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The Sensational Wines of Alsace


Alsace in the north east of France has a dual personality. The Alsatian people are resolutely French – though they speak their language with a faint German accent. The beautiful, half-timbered houses that you frequently encounter look as if they were built for a set in a grand German opera or maybe a Walt Disney movie. The names of the villages and many of the people are German in origin. And, the food, whilst undeniably French, has something of a Teutonic feel about it, just think of choucroute (sauerkraut) and those hearty, meaty stews.

The Wines of Alsace

The wines too are without doubt French, but have more than a touch of German about them – noticeably the size and shape of bottle, the grape varieties used and the ubiquitous Germanic script on many of the labels. Stylistically though, they are very different from those we encounter in the Rhine or Mosel, being more weighty and concentrated.


So, what is so special about this enigmatic yet intriguing region?  If you stand at the top of one of the Grand Cru vineyards high up in the Vosges mountains, you begin to get a clue. The view across the Rhine Rift Valley into Germany is magnificent on a clear day, which in Alsace is often the case. The best vineyards nestle high up, facing the sun and protected from the westerlies by the Vosges. These mountains also create a rain shadow area, which is why Colmar is the driest town in France after Perpignan deep down near the Spanish border.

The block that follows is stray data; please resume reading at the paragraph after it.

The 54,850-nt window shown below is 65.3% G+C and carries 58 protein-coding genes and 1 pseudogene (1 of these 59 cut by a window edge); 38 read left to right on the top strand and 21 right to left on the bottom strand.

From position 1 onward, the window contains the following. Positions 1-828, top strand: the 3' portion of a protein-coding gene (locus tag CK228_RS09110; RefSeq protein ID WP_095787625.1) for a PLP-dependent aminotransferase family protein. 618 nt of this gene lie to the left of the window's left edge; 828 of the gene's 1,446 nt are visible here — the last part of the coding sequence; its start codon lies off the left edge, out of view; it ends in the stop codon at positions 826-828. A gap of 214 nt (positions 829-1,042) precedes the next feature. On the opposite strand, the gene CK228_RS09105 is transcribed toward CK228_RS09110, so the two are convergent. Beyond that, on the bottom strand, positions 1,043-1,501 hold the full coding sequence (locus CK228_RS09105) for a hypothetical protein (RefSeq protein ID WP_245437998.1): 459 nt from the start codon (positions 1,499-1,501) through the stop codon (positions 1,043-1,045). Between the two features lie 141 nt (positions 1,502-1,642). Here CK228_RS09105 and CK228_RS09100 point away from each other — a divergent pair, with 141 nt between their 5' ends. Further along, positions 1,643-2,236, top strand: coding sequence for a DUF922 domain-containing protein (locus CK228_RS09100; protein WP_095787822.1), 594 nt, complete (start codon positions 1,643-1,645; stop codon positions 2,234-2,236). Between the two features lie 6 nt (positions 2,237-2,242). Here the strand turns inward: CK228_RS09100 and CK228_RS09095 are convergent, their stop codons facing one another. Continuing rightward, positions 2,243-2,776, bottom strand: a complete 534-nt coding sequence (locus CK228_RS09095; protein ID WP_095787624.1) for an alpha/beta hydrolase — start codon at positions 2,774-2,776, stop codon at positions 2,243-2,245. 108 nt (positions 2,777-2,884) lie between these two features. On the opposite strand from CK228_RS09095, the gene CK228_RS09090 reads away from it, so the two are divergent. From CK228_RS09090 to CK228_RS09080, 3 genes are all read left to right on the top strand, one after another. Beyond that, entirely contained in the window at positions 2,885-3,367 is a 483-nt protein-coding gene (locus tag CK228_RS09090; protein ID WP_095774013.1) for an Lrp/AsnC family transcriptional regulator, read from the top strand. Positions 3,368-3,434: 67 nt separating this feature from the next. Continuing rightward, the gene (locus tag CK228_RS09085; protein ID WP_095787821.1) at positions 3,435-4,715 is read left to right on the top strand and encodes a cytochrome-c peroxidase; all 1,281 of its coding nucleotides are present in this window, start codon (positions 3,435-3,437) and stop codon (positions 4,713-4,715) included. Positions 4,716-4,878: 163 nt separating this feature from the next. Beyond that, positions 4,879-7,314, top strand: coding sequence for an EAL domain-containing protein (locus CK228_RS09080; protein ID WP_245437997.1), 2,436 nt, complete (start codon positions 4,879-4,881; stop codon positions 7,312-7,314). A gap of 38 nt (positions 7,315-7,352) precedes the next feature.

The special terroir of climate, slope and soil contrive to produce some of France’s most aromatic and full-bodied white wines of all – Riesling, Gewürztraminer, Pinot Gris and Muscat are considered the finest grape varieties in Alsace and are the ones encountered in the Grands Crus – of which there are currently 51.


There are many very talented winemakers in Alsace. Ttake André Gruss for example, based in exquisite little Eguisheim, a picture postcard setting. Alsace has some of the most avant-garde, forward-thinking and experimental vignerons of any wine region in France and one of the most talented is the young André Gruss. He has inherited his affable, smiling demeanour from his parents – as well as their winemaking talents. The Gruss domaine is high-tech, pristine and immaculate. Not surprising then that the wines are sharply etched, pure and pristine with wonderful varietal flavours and have won many awards.

Find out more about the Alsace wine route: www.alsace-wine-route.com

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